Libraries. It's always libraries. They appear to be the prime publicly accessible location for a supernatural incursion into our world. In novels, films and games, there's never a swimming pool which features a portal to the realms of Hell. Nor is there an inter-dimensional star fissure cracking open reality from the already horrific depths of a public loo, despite the fact that such a place likely features more obscene and arcane text written on its walls than you'll find in a leather-bound volume at your local library.
Nonetheless, the endless rows of high-topped shelves filled to the brim with dusty old tomes still manage to provide an ideal setting for inducing a feeling of horror in a viewer or player. The eerie quiet that greets you as start Eldritch, the debut release from Minor Key Games, adds to the fear of the unknown within the maze-like library you're instantly thrust into.
Upon starting, a full-length mirror can be used to alter your appearance. Whilst the customisation options are limited, it's a nice feature that add a little bit of personality to the character you're going to be adventuring with. Various books on pedestals introduce you to the game's basic controls, and the first time you interact with an item, a pop-up window appears to explain the object and how to use it. Several of the volumes lying around also give a brief background to the mythos devised by H.P. Lovecraft that surrounds the game. For those with little prior knowledge, these texts give you a simple, truncated view of the situation your character faces.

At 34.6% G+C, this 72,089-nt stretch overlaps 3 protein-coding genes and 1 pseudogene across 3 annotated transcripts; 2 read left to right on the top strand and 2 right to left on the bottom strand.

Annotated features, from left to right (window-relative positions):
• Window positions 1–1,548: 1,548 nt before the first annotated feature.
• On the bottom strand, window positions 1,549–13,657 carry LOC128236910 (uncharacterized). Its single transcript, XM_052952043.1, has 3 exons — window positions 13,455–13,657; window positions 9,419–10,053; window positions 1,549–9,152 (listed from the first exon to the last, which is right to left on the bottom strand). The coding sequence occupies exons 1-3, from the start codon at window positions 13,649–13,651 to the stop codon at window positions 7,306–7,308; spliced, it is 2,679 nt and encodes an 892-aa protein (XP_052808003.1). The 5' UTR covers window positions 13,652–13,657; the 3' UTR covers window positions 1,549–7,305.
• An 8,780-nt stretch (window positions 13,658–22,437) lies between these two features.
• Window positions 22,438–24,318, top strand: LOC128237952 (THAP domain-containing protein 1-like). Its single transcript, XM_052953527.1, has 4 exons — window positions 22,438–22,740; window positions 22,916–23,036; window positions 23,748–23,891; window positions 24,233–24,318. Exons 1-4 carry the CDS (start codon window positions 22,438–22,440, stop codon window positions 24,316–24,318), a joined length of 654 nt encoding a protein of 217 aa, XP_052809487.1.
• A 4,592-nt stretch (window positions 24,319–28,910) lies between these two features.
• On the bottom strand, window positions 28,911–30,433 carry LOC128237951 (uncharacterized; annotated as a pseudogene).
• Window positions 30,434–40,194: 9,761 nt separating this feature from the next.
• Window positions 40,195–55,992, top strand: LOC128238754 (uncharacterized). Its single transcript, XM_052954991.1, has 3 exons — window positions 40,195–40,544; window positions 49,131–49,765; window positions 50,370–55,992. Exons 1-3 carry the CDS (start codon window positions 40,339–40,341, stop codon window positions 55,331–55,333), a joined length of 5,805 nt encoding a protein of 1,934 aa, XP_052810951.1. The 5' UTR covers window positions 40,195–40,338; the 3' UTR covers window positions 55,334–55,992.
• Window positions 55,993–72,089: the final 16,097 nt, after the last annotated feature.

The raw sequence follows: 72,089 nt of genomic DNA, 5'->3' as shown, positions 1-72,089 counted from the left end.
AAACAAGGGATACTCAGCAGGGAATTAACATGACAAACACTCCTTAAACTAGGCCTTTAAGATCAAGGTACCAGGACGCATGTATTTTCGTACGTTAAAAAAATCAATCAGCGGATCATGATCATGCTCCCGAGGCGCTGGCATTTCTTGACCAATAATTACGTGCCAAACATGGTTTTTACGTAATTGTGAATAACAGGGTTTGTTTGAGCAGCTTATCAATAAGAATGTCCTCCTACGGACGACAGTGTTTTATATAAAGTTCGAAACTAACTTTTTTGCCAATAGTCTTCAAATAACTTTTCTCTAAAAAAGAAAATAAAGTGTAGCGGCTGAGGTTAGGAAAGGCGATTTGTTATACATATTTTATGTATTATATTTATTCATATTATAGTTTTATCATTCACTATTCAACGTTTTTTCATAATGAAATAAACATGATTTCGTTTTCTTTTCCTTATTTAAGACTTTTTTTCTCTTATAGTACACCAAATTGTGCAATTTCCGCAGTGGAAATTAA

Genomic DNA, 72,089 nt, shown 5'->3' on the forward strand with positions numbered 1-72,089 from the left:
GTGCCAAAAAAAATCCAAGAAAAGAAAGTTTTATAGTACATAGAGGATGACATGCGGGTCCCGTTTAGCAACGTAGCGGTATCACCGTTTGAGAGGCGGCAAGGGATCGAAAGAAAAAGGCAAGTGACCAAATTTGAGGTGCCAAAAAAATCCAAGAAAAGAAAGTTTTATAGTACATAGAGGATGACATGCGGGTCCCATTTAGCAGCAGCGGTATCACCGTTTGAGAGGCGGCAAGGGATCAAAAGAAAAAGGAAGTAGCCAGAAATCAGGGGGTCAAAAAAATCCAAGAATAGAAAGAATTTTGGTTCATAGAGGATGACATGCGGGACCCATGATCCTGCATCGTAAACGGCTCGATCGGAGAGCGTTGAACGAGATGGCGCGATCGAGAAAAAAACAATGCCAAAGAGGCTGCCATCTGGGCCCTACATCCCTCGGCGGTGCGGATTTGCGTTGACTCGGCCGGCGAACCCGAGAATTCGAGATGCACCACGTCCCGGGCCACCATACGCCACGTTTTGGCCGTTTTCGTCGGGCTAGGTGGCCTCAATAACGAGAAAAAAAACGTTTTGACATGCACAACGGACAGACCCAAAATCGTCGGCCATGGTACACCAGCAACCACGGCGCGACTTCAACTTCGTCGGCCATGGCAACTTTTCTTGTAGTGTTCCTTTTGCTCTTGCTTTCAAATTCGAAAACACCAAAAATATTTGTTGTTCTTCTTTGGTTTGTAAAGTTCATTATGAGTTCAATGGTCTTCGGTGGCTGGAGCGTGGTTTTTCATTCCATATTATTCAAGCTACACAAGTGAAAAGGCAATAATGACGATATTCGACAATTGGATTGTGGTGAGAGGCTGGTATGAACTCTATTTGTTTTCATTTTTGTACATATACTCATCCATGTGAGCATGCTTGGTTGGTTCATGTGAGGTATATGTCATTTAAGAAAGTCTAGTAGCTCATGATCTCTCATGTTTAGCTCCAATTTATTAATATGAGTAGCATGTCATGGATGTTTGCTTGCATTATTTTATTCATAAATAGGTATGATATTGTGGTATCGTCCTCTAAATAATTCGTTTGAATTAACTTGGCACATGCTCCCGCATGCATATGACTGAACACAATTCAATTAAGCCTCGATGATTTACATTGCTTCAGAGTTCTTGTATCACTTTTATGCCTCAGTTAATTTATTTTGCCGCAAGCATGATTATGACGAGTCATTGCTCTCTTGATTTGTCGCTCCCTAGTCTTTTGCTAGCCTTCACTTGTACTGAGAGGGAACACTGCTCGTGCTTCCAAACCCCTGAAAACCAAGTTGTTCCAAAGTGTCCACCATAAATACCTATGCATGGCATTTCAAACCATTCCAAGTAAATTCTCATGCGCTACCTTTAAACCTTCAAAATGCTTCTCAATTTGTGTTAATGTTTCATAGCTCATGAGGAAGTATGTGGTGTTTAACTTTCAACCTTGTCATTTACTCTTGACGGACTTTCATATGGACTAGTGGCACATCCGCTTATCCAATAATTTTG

Herein lies what is potentially a problem for some of those looking to play the game. The background lore is very light on the details whilst being sprinkled around in just a few locations, and the horror aspect is also kept to a minimum. Those who are looking for an engrossing and terrifying look into the dark corners of the Eldritch universe are going to be left rather empty-handed. What there is of the story is very much window-dressing as opposed to being the main focus of the game, in contrast to other Lovecraftian titles such as Dark Corners of The Earth.
After adjusting yourself to the game and its background you can delve into the first of the dungeons. These are accessed by reading from a trio of glowing books which suck you in and teleport you to a new location. There are three of these distinct new areas to explore, with several distinct floors to each one which change subtly in appearance as you progress through them. Your progress is noted by way of a grid-based map in the top corner of the screen.
For those unversed in the concept of a 'roguelike' game, the emphasis of this style of game is exploration through dynamically-created dungeons which are inhabited by creatures that can easily kill you in a couple of attacks. After dying, you are stripped of all your items and currency and sent back to the starting point in the library to try again.
In Eldritch the monsters are pulled from or influenced by various facets of the Cthulhu mythos, and you can defend yourself against them in a variety of ways. These range from direct use of weapons such as revolvers and knives, to more indirect tactics such as throwing rocks to create distracting noises and using timed explosives to take out enemies whilst you hide in cover.
You can also find supporting items, such as a compass which shows you the direction of the exit, or shoes which muffle the sound of your footsteps, allowing you to easily administer stealthy kills. Spells can also be learnt by praying to statues hidden behind locked doors, and they give you special abilities to navigate the dungeons, including beacon-based teleportation and invisibility.